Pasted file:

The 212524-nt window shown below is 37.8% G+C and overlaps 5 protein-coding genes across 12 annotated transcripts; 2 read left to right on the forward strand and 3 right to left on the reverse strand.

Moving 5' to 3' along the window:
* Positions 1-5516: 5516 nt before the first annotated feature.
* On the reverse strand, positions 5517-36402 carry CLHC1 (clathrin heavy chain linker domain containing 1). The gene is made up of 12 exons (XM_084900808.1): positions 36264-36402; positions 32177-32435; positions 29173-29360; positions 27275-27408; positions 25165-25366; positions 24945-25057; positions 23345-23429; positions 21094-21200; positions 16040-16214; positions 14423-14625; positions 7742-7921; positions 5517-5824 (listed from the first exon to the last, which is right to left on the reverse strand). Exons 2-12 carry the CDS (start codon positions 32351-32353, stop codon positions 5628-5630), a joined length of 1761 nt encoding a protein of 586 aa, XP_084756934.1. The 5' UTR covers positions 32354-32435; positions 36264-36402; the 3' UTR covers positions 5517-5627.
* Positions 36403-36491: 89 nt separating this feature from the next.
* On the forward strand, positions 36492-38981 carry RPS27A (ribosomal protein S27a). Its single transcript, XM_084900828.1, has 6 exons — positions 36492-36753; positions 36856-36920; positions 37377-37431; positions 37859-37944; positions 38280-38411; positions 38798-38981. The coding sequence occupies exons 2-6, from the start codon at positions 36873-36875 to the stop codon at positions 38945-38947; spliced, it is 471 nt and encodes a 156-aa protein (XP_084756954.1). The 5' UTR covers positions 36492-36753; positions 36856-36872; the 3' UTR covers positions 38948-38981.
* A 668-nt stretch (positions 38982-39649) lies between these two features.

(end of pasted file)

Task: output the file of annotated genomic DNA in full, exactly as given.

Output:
The 212524-nt window shown below is 37.8% G+C and overlaps 5 protein-coding genes across 12 annotated transcripts; 2 read left to right on the forward strand and 3 right to left on the reverse strand.

Moving 5' to 3' along the window:
* Positions 1-5516: 5516 nt before the first annotated feature.
* On the reverse strand, positions 5517-36402 carry CLHC1 (clathrin heavy chain linker domain containing 1). The gene is made up of 12 exons (XM_084900808.1): positions 36264-36402; positions 32177-32435; positions 29173-29360; positions 27275-27408; positions 25165-25366; positions 24945-25057; positions 23345-23429; positions 21094-21200; positions 16040-16214; positions 14423-14625; positions 7742-7921; positions 5517-5824 (listed from the first exon to the last, which is right to left on the reverse strand). Exons 2-12 carry the CDS (start codon positions 32351-32353, stop codon positions 5628-5630), a joined length of 1761 nt encoding a protein of 586 aa, XP_084756934.1. The 5' UTR covers positions 32354-32435; positions 36264-36402; the 3' UTR covers positions 5517-5627.
* Positions 36403-36491: 89 nt separating this feature from the next.
* On the forward strand, positions 36492-38981 carry RPS27A (ribosomal protein S27a). Its single transcript, XM_084900828.1, has 6 exons — positions 36492-36753; positions 36856-36920; positions 37377-37431; positions 37859-37944; positions 38280-38411; positions 38798-38981. The coding sequence occupies exons 2-6, from the start codon at positions 36873-36875 to the stop codon at positions 38945-38947; spliced, it is 471 nt and encodes a 156-aa protein (XP_084756954.1). The 5' UTR covers positions 36492-36753; positions 36856-36872; the 3' UTR covers positions 38948-38981.
* A 668-nt stretch (positions 38982-39649) lies between these two features.